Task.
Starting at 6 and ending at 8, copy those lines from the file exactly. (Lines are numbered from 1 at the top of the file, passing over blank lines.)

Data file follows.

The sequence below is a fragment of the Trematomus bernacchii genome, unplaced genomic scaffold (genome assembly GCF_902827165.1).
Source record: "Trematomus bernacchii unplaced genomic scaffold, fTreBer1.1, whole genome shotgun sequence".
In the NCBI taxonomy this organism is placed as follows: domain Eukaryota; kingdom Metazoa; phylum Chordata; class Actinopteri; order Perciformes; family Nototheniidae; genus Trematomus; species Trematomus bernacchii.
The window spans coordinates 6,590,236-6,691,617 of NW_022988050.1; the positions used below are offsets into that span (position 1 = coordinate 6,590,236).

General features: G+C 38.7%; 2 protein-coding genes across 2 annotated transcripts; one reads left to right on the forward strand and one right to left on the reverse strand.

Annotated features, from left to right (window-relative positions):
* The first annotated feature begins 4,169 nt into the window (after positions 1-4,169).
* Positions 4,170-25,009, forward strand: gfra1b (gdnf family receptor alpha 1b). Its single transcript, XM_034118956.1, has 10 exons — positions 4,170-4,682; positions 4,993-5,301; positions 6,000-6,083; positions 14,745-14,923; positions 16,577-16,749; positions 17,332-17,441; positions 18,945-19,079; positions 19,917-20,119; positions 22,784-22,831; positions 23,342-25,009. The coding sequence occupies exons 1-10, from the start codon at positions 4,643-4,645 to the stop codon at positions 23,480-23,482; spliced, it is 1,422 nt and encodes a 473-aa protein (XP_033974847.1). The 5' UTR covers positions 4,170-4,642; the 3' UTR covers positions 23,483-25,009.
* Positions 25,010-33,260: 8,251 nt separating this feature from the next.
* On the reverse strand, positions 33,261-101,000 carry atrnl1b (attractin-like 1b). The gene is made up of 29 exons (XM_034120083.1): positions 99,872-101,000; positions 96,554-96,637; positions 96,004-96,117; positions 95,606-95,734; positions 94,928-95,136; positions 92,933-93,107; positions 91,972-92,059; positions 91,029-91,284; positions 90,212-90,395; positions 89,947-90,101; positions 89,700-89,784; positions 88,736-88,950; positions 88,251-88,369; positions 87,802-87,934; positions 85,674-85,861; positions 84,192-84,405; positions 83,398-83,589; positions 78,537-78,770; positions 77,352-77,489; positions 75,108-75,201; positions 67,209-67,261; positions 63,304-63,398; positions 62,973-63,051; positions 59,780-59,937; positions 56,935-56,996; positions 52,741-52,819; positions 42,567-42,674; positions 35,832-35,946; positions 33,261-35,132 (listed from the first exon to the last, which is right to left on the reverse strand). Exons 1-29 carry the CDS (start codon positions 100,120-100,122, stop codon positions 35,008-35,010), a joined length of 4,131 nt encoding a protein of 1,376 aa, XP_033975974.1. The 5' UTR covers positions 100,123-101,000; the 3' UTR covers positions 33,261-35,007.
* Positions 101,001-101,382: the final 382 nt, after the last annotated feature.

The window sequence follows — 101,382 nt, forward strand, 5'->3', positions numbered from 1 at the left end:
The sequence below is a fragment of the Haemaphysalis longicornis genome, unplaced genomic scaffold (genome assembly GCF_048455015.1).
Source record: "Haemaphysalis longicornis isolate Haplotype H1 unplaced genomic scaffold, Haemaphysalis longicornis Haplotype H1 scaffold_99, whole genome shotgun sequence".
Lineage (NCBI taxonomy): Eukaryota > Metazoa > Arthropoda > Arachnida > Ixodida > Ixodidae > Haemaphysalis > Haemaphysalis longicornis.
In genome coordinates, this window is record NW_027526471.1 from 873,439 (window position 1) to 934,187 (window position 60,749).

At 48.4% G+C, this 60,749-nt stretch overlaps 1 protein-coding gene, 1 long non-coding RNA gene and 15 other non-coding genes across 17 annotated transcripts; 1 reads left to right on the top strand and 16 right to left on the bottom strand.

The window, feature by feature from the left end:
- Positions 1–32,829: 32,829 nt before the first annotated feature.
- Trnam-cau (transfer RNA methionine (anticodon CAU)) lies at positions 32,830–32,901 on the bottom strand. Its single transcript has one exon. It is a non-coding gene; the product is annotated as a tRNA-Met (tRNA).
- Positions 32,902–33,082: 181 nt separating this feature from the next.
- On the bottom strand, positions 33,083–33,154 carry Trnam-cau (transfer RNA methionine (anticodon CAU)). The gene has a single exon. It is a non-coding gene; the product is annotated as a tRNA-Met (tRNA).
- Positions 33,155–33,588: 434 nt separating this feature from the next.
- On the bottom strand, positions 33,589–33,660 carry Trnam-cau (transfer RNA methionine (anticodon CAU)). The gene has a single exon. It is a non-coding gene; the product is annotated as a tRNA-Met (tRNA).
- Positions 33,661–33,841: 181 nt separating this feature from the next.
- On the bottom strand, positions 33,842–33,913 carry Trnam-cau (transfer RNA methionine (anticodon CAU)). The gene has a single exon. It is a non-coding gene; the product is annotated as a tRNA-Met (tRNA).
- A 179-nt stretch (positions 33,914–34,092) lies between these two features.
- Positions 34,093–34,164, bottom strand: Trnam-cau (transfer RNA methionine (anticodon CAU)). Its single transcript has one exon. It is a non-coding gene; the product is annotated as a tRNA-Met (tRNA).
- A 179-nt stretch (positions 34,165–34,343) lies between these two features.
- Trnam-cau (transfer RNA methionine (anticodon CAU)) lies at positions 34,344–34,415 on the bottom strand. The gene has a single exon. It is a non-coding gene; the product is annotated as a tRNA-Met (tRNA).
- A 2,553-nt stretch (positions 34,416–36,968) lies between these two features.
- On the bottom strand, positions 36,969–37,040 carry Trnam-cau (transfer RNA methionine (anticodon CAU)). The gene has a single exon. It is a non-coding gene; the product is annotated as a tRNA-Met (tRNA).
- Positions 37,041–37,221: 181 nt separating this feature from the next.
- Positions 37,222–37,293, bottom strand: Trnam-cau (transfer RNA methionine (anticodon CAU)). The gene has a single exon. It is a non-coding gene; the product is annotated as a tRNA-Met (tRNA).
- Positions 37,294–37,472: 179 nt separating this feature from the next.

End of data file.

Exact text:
Annotated features, from left to right (window-relative positions):
* The first annotated feature begins 4,169 nt into the window (after positions 1-4,169).
* Positions 4,170-25,009, forward strand: gfra1b (gdnf family receptor alpha 1b). Its single transcript, XM_034118956.1, has 10 exons — positions 4,170-4,682; positions 4,993-5,301; positions 6,000-6,083; positions 14,745-14,923; positions 16,577-16,749; positions 17,332-17,441; positions 18,945-19,079; positions 19,917-20,119; positions 22,784-22,831; positions 23,342-25,009. The coding sequence occupies exons 1-10, from the start codon at positions 4,643-4,645 to the stop codon at positions 23,480-23,482; spliced, it is 1,422 nt and encodes a 473-aa protein (XP_033974847.1). The 5' UTR covers positions 4,170-4,642; the 3' UTR covers positions 23,483-25,009.